US Healthcare Quality and Efficiency Stinks Compared to Other Developed Nations

study: health care in the US ranks last among developed countries
When it comes to the quality and efficiency of the health care system in developed nations, the US ranks dead last according to the annual Commonwealth Fund Mirror Mirror on the Wall survey (PDF). The report looks at how the US healthcare system compares to other developed nations around the world. In 2014, the US ranked 11th out of the 11 nations surveyed which included the following countries:

  • 1. United Kingdom
  • 2. Switzerland
  • 3. Sweden
  • 4. Australia
  • 5. Germany
  • 5. Netherlands
  • 7. New Zealand
  • 7. Norway
  • 9. France
  • 10. Canada
  • 11. United States

The last place ranking can’t be pinned on the Affordable Care Act (commonly referred to as Obamacare), but it can be seen as an overall healthcare

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3 Responses to US Healthcare Quality and Efficiency Stinks Compared to Other Developed Nations

  1. Chris says:

    ” All 10 nations were able to spend less per person on average than is spent in the US, but still outrank the US in quality and efficiency.”

    Yea, yea, but were any of these other countries able to produce as many billionaires in the healthcare industry as the US? I think NOT!

    /end obvious sarcasm.

  2. Archer Crosley says:

    I think this article is ludicrous. If healthcare is so bad here, then why do people from all over the world come to our facilities? This article seems to have a political purpose to it, to support Obamacare which will ultimately bring VA medicine to all.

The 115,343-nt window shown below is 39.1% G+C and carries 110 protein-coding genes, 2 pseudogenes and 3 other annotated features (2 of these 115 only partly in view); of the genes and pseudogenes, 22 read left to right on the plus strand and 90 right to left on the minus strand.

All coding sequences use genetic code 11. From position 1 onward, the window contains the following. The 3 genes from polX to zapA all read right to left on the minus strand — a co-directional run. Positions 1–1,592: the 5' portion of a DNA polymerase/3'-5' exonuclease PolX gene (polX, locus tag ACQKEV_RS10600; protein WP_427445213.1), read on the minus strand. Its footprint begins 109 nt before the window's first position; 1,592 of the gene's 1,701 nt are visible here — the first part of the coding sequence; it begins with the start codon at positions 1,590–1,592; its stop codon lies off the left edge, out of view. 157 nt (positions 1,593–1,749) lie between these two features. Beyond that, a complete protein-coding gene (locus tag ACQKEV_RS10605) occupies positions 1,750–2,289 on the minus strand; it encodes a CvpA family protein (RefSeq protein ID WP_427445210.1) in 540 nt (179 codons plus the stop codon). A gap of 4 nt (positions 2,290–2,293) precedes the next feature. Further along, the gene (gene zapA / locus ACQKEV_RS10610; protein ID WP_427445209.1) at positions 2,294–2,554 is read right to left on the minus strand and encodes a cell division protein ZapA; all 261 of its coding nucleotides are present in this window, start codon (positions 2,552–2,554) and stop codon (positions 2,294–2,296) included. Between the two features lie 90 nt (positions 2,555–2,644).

3. Chris says:

    “I think this article is ludicrous. If healthcare is so bad here, then why do people from all over the world come to our facilities?”

    Because there are many countries in the world who have worse health care systems/availability. That doesn’t mean we have the most superior system, just superior to those places. It can both be true that people could come to the US for better health care, and other countries have better systems than our own.

    If you have examples of significant numbers of people from countries above the US on that list coming to the US for care, please share them. If the people flocking to the US for care are from 3rd world countries, well, that’s not saying too much.

    My father has lived in Thailand 1/2 of the year since he retired 7 years ago, and his experience has been that he gets better care, quicker and far less expensively in Thailand than he does in the US.

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